Let me ask you, therefore, this question : Having regard to the brutalities against inoffensive civilians—especially women and children—which have disgraced the German army in Belgium and France, are you or are you not amongst those unnatural curs who have admitted that if they saw their wives and daughters being insulted by German soldiers, they would not take any violent action to save or rescue them, even if it was in their power to do so, either by themselves or in conjunction with others.

If, owing to your objection to “ taking a sword even against enemies,” you have to admit that you would take no steps for rescue or protection under the above circumstances, I hope the female members of your congregation will take note of the fact. As women generally admire courage in a man, they will probably express their opinion of you in plain terms.

But perhaps you will say you certainly would put up a fight to the best of your ability to protect the honour and the lives of your women folk. In this case, you are no genuine conscientious objector to using violence when you or yours are in danger, and I look upon you as humbugs and hypocrites in your refusal to have any “ complicity ” in this war, which is for the purpose of protecting these islands against the savagery of German invaders.

I take it you are against all ” complicity ” either as combatants or non-combatants. Parliament, in its wisdom, has arranged that those with genuine religious objections to combatant service shall be permitted to help their country as non-combatants, who, in limited numbers, have a useful field of work open to them.

I have some respect for those Quakers, for instance, who object to fight but are ready to perform the often very dangerous duties attaching in these days to stretcher-bearers on the battle-field. I, have no vocabulary capable of expressing my contempt for those who refuse to assist in any capacity or to share the dangers and hardships of those who are so bravely defending them from a hideous fate.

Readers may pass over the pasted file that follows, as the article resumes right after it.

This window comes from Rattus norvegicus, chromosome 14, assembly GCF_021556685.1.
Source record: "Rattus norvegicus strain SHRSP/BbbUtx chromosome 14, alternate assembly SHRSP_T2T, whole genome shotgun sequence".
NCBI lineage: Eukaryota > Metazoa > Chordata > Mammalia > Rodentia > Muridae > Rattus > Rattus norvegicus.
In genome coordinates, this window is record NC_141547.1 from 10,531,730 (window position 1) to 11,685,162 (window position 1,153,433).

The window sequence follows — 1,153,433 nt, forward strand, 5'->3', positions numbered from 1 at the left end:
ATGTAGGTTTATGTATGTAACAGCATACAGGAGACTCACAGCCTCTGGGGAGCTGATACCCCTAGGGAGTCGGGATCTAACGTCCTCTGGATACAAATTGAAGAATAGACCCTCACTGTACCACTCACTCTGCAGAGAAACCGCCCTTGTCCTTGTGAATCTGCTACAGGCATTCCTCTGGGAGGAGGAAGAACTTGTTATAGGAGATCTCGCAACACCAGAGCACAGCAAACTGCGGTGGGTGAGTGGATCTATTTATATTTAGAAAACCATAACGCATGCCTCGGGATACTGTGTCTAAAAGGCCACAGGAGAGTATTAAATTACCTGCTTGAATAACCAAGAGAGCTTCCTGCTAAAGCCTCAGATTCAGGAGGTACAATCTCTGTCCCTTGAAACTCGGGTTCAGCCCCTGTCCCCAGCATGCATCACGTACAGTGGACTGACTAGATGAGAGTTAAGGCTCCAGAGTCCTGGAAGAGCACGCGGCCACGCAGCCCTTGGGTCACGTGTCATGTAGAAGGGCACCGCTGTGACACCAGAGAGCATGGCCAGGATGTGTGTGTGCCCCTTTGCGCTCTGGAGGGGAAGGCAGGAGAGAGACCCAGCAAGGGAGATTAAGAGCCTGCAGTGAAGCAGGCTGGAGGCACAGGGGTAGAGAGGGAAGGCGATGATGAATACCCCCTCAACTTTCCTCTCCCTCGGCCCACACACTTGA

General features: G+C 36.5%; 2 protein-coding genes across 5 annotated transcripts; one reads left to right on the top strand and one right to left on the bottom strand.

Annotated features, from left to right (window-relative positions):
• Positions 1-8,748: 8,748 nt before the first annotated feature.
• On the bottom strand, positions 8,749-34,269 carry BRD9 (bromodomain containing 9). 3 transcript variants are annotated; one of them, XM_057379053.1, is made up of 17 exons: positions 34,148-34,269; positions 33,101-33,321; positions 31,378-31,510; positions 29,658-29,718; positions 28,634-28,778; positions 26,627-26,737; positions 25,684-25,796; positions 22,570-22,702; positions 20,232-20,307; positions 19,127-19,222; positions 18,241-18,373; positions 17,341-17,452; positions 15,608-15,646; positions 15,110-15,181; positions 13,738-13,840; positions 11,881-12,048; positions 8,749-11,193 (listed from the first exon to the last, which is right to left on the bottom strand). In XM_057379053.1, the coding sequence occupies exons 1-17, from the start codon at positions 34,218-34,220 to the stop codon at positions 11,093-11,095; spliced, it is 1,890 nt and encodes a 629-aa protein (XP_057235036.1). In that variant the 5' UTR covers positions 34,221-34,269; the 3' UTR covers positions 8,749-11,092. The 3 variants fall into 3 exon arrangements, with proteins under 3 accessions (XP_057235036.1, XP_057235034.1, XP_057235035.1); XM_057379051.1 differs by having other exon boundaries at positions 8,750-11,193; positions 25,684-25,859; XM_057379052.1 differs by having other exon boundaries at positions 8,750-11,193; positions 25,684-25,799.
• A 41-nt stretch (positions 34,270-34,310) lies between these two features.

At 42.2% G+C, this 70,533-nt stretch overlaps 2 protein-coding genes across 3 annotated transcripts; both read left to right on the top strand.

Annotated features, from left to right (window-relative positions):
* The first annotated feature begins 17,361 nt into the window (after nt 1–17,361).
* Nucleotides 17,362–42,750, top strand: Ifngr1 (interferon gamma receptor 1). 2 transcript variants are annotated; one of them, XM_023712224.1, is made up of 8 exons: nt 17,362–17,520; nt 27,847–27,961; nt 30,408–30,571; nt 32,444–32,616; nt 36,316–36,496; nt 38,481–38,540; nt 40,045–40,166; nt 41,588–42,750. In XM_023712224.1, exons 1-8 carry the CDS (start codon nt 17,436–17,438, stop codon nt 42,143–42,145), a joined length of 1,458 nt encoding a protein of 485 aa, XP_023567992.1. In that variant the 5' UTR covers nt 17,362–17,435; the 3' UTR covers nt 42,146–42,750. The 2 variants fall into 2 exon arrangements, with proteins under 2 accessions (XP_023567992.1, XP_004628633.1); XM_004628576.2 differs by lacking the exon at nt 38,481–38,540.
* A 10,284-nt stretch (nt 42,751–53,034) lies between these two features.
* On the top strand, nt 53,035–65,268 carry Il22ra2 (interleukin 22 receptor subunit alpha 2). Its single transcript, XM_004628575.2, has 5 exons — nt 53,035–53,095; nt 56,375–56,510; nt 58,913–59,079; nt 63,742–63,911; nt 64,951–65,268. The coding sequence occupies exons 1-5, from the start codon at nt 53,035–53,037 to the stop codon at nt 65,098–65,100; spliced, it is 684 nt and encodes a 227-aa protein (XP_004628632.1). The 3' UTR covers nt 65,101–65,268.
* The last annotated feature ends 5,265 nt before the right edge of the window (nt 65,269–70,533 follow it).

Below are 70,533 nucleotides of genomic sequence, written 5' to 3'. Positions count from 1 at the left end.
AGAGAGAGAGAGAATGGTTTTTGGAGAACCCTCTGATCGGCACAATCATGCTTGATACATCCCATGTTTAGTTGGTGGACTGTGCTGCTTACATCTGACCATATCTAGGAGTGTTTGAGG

If your sons can show conscientious objections to fighting themselves and taking the lives “ even of their enemies,” they can no doubt be placed in a non-combatant corps.

In this guise, they can rescue and comfort the wounded, fix wire at night time in front of the forward parapets, dig trenches, dug-outs and latrines, and carry stores and sandbags into the trenches, and perform many other useful and innocuous but necessary duties, and so allow those who are fighting for them to obtain a well-earned rest.

Your sons will be all the better ministers for having been brought into close contact with Death, suffering, and manly courage in the trenches, and will, if they are spared—as I hope they may be—come back with perhaps loftier ideas than they now apparently have as to what constitutes their duty to “ God, the State, and the Church.”

Faithfully yours.

DENBIGH,

Colonel Commanding H.A.C.

LOCAL WAR NOTES.

In memory of Lieut R W Poulton Palmer, the famous Rugby footballer and captain of the English XV, who was killed in action about a year ago, a beautiful marble tablet has been placed in the Parish Church at St Helens, Isle of Wight. It bears the inscription : “ In memory of Ronald, Lieut R W P Palmer, B.A, Rugby and Balliol, 1/4th Royal Berks Regt (T.F), younger son of Edward and Emily Poulton. Killed in the trenches in Belgium, May 5, 1915. Age, 25 years. An athletic leader of rare distinction, he was endowed with even greater gifts of love and joy. ‘God is love.’ ”

P A MORSON WINS WELL-EARNED REWARD.